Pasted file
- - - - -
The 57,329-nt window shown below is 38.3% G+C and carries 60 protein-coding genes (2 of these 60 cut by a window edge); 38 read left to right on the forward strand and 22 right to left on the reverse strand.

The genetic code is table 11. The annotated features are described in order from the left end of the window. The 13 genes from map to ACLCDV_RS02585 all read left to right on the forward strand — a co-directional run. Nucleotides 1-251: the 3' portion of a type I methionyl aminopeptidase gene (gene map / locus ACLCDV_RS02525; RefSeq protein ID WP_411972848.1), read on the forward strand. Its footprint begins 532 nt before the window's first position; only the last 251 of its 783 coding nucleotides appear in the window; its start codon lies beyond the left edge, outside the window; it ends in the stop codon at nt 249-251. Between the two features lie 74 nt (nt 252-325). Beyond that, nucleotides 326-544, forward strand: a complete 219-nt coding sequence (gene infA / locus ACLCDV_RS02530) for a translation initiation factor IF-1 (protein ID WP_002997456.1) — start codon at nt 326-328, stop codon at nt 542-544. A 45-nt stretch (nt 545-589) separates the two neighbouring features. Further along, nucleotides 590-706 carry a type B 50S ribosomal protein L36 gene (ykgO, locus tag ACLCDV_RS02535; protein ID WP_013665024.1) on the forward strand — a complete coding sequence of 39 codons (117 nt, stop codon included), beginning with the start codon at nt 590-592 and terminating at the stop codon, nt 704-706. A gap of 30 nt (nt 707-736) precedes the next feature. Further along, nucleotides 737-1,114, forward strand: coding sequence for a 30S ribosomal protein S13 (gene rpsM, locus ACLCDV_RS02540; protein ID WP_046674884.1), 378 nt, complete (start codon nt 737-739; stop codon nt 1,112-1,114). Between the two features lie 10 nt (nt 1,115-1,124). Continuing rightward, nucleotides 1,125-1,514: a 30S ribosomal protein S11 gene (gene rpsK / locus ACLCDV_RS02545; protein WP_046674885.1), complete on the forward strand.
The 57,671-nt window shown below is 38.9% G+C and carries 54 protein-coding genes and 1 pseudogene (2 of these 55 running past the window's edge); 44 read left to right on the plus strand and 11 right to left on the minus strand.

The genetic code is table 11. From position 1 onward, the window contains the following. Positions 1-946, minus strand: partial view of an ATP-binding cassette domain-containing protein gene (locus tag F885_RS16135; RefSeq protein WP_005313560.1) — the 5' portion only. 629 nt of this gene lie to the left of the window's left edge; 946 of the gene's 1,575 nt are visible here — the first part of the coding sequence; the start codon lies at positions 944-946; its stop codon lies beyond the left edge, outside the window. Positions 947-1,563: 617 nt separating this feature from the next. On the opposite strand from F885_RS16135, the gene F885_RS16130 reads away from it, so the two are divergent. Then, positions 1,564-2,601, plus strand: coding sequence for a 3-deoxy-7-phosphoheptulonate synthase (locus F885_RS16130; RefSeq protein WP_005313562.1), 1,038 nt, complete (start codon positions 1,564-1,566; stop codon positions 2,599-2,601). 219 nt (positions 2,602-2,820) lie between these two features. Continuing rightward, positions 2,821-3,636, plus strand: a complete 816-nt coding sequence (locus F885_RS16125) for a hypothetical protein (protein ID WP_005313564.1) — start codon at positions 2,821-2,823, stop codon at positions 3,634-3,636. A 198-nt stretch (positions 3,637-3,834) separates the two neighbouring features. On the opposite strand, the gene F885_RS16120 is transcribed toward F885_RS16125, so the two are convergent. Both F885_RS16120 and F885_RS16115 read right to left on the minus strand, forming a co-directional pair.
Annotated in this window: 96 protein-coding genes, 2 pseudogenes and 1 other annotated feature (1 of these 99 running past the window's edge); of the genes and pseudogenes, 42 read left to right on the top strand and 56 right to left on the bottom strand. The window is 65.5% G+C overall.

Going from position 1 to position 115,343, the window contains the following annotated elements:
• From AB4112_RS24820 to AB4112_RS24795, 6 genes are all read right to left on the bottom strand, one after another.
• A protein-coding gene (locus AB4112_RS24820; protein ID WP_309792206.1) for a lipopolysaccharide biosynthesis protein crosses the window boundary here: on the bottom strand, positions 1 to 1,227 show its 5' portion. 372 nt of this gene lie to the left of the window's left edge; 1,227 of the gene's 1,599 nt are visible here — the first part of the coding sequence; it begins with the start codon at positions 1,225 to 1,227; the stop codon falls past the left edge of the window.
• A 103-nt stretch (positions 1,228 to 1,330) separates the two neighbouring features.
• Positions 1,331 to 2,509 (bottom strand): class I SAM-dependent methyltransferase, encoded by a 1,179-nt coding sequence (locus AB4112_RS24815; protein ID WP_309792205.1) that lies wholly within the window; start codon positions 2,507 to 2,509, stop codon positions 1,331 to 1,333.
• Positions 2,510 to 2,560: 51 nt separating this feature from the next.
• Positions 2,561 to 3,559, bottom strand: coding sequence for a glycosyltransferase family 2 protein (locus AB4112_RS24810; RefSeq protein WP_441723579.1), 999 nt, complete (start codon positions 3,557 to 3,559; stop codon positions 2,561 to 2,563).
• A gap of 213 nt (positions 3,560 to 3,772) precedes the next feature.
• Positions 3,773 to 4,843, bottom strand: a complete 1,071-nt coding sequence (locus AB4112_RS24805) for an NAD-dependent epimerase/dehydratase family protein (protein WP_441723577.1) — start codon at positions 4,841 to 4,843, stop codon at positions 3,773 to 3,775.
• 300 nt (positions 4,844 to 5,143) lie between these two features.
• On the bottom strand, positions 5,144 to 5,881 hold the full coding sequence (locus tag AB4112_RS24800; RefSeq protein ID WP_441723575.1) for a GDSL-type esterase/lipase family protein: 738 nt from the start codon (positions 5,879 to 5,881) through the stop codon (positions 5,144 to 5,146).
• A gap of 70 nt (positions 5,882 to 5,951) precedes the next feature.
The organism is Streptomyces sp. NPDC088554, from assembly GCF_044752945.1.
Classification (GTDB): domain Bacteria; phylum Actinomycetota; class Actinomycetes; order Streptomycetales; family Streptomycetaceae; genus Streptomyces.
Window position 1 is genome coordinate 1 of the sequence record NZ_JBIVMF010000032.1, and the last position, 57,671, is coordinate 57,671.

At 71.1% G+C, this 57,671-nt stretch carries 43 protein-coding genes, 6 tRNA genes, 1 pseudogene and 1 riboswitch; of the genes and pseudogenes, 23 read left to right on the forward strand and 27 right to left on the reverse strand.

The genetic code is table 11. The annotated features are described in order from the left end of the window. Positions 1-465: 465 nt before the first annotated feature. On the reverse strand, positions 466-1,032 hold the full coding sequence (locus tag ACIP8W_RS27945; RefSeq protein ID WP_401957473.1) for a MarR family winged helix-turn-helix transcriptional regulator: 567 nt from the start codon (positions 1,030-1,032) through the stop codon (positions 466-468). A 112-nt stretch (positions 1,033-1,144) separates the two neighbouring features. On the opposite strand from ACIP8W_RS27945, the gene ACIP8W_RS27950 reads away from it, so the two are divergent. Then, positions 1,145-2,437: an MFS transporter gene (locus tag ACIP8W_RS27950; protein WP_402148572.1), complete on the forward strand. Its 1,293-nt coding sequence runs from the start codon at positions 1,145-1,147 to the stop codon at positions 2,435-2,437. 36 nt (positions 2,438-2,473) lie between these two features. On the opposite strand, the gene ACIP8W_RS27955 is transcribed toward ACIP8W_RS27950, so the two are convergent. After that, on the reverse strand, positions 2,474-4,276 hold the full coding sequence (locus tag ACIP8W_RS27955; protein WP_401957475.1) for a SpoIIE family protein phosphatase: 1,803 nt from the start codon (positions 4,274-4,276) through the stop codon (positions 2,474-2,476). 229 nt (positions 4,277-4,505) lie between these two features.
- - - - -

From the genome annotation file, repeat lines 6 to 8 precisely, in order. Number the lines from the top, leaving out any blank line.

Going from position 1 to position 115,343, the window contains the following annotated elements:
• From AB4112_RS24820 to AB4112_RS24795, 6 genes are all read right to left on the bottom strand, one after another.
• A protein-coding gene (locus AB4112_RS24820; protein ID WP_309792206.1) for a lipopolysaccharide biosynthesis protein crosses the window boundary here: on the bottom strand, positions 1 to 1,227 show its 5' portion. 372 nt of this gene lie to the left of the window's left edge; 1,227 of the gene's 1,599 nt are visible here — the first part of the coding sequence; it begins with the start codon at positions 1,225 to 1,227; the stop codon falls past the left edge of the window.